Research Chef and Technical Representative consultant for IDF, led the team with Dana Cornelius of Litehouse Dressings and two enthusiastic students, Cathy Parsons [6] of Cal Poly and Shannan Sombers of Purdue University. The concept they developed was cold sauces for hot foods, using existing marinades offered by Litehouse. The marinades are sold in groceries as retail products, along with a line of salad dressings. The challenge for the team was to create new presentations of vegetables and proteins suitable for a 10-store chain of restaurants. The same approach would be attractive to college or industrial cafeterias, where foods are often offered on steam tables.

The marinades are shelf stable and packaged in 32-oz PET bottles, four to a case. Being shelf stable and ready to use, they save labor in food preparation. Used as marinades, they were applied to various proteins which were then prepared by grilling or roasting. In addition to providing flavor, the marinades help meats retain moisture under holding conditions.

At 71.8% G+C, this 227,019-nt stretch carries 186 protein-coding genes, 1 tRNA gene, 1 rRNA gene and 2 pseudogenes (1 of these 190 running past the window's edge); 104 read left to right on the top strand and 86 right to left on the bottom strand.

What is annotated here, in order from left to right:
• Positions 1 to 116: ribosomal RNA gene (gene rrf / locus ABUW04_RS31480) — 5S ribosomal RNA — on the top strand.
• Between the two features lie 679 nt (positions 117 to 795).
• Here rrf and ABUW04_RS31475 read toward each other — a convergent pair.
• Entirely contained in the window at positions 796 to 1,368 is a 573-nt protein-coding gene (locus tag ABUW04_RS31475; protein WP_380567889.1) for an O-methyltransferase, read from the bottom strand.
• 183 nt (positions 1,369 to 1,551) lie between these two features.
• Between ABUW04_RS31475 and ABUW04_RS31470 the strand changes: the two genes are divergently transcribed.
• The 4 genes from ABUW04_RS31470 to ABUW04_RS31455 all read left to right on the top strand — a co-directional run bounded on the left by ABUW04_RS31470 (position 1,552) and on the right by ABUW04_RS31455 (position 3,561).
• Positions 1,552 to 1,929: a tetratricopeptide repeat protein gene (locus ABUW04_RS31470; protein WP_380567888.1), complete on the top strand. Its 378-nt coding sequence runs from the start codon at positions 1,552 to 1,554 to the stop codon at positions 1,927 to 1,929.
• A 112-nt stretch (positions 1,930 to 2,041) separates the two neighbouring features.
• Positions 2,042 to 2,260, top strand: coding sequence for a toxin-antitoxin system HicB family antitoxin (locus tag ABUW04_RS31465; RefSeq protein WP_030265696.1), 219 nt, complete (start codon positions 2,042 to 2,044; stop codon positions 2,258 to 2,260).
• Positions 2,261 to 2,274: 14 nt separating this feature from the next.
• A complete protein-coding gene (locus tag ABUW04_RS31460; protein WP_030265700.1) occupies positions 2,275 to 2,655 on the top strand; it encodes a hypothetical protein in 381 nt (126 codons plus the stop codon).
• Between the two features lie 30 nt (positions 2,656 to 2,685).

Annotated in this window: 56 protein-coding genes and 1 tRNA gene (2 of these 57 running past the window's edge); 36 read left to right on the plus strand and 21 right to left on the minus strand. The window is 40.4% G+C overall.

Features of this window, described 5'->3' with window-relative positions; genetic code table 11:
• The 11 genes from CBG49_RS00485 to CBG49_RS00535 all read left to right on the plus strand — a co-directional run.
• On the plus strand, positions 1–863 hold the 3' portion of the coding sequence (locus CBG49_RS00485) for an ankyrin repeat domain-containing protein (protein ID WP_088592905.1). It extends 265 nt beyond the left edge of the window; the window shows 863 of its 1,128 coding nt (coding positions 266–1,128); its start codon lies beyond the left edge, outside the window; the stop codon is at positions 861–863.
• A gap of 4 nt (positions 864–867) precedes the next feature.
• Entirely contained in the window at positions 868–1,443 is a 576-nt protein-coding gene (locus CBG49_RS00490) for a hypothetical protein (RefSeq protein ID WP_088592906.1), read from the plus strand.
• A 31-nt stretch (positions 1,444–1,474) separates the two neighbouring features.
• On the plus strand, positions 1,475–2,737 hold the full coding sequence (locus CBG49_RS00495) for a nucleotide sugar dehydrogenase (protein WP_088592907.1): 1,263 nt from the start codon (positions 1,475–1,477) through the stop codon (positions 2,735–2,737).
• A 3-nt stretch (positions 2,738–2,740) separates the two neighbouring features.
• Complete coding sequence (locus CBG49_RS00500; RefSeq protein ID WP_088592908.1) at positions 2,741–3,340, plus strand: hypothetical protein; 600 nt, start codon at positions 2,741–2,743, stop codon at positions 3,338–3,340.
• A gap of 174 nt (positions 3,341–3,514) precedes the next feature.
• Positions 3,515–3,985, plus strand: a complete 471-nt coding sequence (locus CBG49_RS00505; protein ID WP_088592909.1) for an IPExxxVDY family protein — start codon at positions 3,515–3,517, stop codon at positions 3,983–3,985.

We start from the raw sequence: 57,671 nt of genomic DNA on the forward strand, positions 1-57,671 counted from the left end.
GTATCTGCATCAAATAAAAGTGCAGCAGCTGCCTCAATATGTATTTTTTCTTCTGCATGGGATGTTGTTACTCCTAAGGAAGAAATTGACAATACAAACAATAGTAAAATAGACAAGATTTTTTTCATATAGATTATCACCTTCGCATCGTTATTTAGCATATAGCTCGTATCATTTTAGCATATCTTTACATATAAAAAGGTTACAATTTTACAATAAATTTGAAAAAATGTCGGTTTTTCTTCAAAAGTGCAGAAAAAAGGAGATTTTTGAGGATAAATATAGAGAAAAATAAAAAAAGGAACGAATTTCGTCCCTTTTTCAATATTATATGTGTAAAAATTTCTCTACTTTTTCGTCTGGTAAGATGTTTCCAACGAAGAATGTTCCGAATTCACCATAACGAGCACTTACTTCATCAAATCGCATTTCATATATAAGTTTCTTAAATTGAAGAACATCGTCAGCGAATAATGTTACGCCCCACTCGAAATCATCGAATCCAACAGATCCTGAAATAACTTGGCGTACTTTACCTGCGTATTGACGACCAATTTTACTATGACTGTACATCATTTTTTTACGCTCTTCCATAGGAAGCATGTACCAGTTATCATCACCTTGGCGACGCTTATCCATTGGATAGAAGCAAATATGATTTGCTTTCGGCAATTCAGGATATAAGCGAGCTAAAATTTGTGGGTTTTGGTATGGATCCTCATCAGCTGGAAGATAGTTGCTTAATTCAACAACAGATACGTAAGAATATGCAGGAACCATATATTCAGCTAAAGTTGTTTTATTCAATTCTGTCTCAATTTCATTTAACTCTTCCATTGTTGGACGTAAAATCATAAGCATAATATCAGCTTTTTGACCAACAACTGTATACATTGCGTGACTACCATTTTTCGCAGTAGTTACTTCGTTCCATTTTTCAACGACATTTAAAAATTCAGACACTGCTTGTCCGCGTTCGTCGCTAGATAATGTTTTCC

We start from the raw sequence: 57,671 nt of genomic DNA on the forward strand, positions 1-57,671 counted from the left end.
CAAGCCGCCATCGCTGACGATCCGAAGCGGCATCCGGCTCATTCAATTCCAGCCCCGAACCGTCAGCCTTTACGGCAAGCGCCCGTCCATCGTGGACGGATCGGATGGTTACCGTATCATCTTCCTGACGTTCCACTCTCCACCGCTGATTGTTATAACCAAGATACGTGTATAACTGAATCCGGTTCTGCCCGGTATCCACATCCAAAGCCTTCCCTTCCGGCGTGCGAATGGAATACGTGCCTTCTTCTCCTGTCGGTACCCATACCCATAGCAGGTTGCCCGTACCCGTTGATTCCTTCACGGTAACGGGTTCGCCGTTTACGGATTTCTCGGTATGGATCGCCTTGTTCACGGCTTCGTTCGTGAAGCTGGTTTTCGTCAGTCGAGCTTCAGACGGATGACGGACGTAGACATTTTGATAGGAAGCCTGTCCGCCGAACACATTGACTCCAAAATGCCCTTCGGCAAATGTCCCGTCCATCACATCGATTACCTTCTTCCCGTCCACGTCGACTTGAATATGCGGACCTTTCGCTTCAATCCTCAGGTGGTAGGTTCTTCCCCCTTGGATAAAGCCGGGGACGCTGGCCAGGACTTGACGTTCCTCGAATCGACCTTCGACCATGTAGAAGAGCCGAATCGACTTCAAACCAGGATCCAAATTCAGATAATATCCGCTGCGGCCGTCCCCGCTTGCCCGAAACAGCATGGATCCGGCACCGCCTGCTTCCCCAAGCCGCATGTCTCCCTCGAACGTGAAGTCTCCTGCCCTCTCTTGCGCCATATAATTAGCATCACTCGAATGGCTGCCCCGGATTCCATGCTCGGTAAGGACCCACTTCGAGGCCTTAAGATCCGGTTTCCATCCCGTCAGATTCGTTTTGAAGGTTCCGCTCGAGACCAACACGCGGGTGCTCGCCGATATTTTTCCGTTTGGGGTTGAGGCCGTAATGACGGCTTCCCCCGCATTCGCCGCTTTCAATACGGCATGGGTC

While marinating meats was the original purpose of the existing products, using them on vegetables was a completely new idea. Cornelius provided the marinades in Jamaican Jerk, Lemon Herb, Honey Dijon, and Mesquite Tequila versions. Tecedor conceived the pairings of meats and vegetables with the various flavors.

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Sombers and Parsons assisted with the presentation at the demonstration, and, while they have academic and industrial experience, both felt their experience on the team was special.